U.S. helo crashes in Afghanistan
A U.S. Army helicopter crashed on a nighttime mission in southwestern Afghanistan April 19, and the initial reports from the scene indicate that as many as four soldiers may have bene killed, a U.S. defense official said.
In a brief official announcement, the American military command in Kabul said there were “no confirmed reports” of casualties “at this time.” The announcement did not specify the nationality of the helicopter crew and said the cause of the crash was unknown.
Two U.S. defense officials said four U.S. troops were aboard the helicopter, identified as an Army Black Hawk, and one official said initial word form the scene was that officials “don’t expect” that any of the four survived. Both officials spoke on condition of anonymity because details were still being collected and the families of the helicopter crew had not been notified.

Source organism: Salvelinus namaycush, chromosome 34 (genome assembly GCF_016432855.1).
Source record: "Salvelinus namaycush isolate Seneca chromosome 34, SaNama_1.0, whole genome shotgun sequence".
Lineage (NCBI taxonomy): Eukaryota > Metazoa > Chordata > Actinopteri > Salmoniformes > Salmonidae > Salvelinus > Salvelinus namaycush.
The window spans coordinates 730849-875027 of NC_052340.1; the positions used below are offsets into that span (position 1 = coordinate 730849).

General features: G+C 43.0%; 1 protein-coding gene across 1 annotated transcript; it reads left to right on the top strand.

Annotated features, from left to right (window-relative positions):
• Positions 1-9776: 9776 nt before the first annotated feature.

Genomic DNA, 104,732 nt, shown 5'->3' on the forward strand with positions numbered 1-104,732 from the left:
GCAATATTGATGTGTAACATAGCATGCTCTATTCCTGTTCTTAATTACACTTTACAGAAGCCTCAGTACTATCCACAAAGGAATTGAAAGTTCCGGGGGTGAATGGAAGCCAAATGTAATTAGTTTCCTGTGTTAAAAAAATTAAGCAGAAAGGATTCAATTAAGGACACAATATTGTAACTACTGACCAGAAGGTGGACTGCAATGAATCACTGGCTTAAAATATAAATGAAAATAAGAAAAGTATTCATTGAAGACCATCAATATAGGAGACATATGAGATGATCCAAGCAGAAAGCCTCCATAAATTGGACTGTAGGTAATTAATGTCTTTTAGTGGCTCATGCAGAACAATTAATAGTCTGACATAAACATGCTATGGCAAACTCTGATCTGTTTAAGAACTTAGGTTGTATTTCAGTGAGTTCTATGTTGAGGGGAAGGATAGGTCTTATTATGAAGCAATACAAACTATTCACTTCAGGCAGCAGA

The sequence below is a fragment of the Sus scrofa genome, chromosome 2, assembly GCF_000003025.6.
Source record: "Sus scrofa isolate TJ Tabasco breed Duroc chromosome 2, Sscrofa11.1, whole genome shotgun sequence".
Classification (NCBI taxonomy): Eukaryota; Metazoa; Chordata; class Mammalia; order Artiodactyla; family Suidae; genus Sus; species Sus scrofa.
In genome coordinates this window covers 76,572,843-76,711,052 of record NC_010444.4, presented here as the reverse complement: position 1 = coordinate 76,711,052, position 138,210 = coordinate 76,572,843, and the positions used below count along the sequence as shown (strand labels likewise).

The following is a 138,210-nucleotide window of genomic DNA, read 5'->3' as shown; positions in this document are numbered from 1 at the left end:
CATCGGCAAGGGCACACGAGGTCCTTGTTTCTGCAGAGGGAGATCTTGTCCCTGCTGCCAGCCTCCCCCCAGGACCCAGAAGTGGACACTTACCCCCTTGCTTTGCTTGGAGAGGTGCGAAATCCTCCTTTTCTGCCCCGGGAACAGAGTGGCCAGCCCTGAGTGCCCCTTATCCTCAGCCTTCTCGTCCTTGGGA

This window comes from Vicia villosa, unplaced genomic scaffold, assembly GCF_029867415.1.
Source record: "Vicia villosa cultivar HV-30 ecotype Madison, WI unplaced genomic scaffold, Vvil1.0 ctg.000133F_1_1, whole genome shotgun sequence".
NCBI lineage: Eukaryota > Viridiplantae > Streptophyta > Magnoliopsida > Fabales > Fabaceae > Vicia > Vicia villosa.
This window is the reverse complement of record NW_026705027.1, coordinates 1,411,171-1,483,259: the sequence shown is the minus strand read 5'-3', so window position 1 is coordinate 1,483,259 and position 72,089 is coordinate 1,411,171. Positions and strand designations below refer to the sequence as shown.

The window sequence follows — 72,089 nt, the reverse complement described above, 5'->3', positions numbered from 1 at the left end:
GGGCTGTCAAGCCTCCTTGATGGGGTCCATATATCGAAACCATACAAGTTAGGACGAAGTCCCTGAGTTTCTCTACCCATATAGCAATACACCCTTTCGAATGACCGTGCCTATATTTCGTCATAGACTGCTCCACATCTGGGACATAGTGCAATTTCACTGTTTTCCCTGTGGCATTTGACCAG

Unspecified weather difficulties may have played a role in the crash, the two officials said, but it was also possible that enemy action was a factor. AP
Central Europeans vow to boost defense ties
Four of NATO’s Central European members say they will boost security cooperation as part of the alliance’s push for increased sharing of military resources.
Authorities said in a statement April 18 that the Czech Republic, Hungary, Poland and Slovakia will conduct joint training of military air controllers and helicopter pilots. They will also pool their logistics and medical facilities.
The initiative is part of NATO’s concept of “Smart Defense” – the idea that its 28 members should share limited resources as their defense budgets face cuts.
NATO hopes that, at a summit in Chicago this May, member nations will put aside concerns over sovereignty and formally agree to create joint defense capabilities. AP